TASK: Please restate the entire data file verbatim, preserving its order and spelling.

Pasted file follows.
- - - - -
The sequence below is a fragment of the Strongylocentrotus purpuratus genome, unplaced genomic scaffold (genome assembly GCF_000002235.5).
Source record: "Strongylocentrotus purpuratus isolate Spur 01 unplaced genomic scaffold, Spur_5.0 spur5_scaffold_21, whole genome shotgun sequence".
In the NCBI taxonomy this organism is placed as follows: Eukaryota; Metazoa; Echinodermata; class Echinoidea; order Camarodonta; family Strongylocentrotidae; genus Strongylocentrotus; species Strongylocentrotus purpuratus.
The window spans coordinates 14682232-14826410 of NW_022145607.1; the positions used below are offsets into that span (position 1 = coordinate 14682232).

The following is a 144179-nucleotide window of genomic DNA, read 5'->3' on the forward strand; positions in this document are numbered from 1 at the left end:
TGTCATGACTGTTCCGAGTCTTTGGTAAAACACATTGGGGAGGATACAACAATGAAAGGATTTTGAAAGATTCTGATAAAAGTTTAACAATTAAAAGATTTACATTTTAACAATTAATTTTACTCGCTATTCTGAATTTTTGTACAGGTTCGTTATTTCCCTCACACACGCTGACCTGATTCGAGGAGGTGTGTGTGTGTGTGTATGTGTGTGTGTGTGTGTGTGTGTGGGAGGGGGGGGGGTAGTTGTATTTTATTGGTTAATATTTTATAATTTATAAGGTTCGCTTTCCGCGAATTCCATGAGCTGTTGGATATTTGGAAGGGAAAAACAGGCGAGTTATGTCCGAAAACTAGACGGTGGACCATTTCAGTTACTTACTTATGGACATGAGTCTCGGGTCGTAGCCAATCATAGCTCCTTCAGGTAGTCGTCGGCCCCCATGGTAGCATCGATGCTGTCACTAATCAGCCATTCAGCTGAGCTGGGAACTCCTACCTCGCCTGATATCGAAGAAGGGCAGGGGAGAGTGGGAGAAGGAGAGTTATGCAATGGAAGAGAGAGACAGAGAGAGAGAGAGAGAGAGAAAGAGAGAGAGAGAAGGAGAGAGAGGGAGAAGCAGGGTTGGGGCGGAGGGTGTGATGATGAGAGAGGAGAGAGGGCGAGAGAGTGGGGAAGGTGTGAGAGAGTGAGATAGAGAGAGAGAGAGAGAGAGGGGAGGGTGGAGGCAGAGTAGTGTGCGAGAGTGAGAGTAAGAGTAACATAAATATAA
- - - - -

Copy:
The sequence below is a fragment of the Strongylocentrotus purpuratus genome, unplaced genomic scaffold (genome assembly GCF_000002235.5).
Source record: "Strongylocentrotus purpuratus isolate Spur 01 unplaced genomic scaffold, Spur_5.0 spur5_scaffold_21, whole genome shotgun sequence".
In the NCBI taxonomy this organism is placed as follows: Eukaryota; Metazoa; Echinodermata; class Echinoidea; order Camarodonta; family Strongylocentrotidae; genus Strongylocentrotus; species Strongylocentrotus purpuratus.
The window spans coordinates 14682232-14826410 of NW_022145607.1; the positions used below are offsets into that span (position 1 = coordinate 14682232).

The following is a 144179-nucleotide window of genomic DNA, read 5'->3' on the forward strand; positions in this document are numbered from 1 at the left end:
TGTCATGACTGTTCCGAGTCTTTGGTAAAACACATTGGGGAGGATACAACAATGAAAGGATTTTGAAAGATTCTGATAAAAGTTTAACAATTAAAAGATTTACATTTTAACAATTAATTTTACTCGCTATTCTGAATTTTTGTACAGGTTCGTTATTTCCCTCACACACGCTGACCTGATTCGAGGAGGTGTGTGTGTGTGTGTATGTGTGTGTGTGTGTGTGTGTGTGGGAGGGGGGGGGGTAGTTGTATTTTATTGGTTAATATTTTATAATTTATAAGGTTCGCTTTCCGCGAATTCCATGAGCTGTTGGATATTTGGAAGGGAAAAACAGGCGAGTTATGTCCGAAAACTAGACGGTGGACCATTTCAGTTACTTACTTATGGACATGAGTCTCGGGTCGTAGCCAATCATAGCTCCTTCAGGTAGTCGTCGGCCCCCATGGTAGCATCGATGCTGTCACTAATCAGCCATTCAGCTGAGCTGGGAACTCCTACCTCGCCTGATATCGAAGAAGGGCAGGGGAGAGTGGGAGAAGGAGAGTTATGCAATGGAAGAGAGAGACAGAGAGAGAGAGAGAGAGAGAAAGAGAGAGAGAGAAGGAGAGAGAGGGAGAAGCAGGGTTGGGGCGGAGGGTGTGATGATGAGAGAGGAGAGAGGGCGAGAGAGTGGGGAAGGTGTGAGAGAGTGAGATAGAGAGAGAGAGAGAGAGAGGGGAGGGTGGAGGCAGAGTAGTGTGCGAGAGTGAGAGTAAGAGTAACATAAATATAA